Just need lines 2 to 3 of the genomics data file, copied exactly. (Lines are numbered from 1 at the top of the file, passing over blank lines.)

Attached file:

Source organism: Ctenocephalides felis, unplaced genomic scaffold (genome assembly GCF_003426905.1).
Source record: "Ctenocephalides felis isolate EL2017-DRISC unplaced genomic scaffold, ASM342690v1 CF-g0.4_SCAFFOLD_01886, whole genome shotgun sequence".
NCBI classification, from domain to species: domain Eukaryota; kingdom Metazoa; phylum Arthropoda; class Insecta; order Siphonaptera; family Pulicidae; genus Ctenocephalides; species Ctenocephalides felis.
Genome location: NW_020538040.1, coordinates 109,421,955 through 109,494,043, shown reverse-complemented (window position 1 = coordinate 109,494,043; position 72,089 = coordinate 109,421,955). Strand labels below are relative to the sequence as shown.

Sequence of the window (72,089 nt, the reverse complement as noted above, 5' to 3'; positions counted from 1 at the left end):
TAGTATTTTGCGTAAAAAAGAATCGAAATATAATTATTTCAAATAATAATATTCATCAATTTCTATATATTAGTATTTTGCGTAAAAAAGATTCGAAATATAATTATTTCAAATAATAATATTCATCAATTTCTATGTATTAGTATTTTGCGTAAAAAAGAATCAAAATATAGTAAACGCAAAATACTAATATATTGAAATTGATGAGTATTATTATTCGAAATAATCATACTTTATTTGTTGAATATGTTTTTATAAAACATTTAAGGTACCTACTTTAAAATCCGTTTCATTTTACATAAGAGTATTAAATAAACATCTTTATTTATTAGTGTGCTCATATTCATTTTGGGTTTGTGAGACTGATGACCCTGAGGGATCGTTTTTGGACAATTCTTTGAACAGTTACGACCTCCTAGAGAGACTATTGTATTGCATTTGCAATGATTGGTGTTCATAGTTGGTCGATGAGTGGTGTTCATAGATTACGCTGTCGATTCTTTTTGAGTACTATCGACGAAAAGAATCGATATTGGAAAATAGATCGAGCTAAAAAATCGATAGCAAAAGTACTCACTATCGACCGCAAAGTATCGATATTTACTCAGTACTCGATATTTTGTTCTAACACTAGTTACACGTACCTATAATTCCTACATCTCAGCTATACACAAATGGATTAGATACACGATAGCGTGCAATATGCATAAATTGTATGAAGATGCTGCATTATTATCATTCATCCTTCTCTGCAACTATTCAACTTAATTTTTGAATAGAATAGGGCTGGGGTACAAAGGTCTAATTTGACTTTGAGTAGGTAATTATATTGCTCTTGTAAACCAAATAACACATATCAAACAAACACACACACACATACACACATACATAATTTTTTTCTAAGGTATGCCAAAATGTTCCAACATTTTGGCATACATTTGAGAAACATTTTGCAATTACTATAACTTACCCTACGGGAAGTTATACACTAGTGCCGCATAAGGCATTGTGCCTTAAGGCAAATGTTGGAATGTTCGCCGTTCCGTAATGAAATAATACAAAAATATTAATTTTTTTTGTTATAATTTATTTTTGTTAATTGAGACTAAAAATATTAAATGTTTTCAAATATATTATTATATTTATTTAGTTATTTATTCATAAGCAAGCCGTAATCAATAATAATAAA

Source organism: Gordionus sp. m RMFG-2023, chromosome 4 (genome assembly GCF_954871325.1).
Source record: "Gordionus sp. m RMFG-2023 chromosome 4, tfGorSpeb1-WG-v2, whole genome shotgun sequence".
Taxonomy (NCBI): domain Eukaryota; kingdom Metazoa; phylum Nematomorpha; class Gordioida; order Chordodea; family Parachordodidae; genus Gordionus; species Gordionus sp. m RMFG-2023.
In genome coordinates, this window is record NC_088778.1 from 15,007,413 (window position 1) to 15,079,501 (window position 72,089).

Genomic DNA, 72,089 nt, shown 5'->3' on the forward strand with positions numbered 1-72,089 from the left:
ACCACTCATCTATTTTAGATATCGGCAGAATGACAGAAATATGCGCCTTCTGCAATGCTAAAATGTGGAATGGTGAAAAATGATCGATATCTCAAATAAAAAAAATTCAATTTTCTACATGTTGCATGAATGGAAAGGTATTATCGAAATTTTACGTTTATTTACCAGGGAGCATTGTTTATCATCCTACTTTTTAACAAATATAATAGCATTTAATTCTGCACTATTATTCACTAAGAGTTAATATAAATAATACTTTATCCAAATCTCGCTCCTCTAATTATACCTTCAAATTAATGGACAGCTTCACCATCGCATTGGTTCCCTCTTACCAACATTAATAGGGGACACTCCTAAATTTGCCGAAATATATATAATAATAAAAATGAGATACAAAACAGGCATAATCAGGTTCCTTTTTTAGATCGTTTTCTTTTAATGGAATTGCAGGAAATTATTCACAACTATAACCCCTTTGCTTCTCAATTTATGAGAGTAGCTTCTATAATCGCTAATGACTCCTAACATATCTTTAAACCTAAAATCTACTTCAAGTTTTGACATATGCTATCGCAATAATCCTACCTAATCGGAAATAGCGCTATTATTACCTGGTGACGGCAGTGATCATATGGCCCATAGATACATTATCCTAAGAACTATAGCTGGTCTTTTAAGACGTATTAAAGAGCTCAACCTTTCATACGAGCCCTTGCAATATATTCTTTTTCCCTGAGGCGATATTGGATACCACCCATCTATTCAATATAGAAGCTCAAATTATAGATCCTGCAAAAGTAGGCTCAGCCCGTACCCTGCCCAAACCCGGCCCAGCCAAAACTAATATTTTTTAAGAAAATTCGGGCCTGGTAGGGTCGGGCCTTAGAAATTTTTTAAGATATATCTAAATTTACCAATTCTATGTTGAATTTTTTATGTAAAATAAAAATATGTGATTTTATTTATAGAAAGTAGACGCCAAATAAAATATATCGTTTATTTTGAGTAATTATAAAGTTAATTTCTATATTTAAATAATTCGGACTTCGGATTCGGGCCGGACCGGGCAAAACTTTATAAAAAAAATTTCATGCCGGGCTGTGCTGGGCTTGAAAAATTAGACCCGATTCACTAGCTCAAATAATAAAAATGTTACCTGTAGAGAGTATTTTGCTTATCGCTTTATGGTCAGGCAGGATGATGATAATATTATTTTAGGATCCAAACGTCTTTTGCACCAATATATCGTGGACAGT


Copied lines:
Source record: "Ctenocephalides felis isolate EL2017-DRISC unplaced genomic scaffold, ASM342690v1 CF-g0.4_SCAFFOLD_01886, whole genome shotgun sequence".
NCBI classification, from domain to species: domain Eukaryota; kingdom Metazoa; phylum Arthropoda; class Insecta; order Siphonaptera; family Pulicidae; genus Ctenocephalides; species Ctenocephalides felis.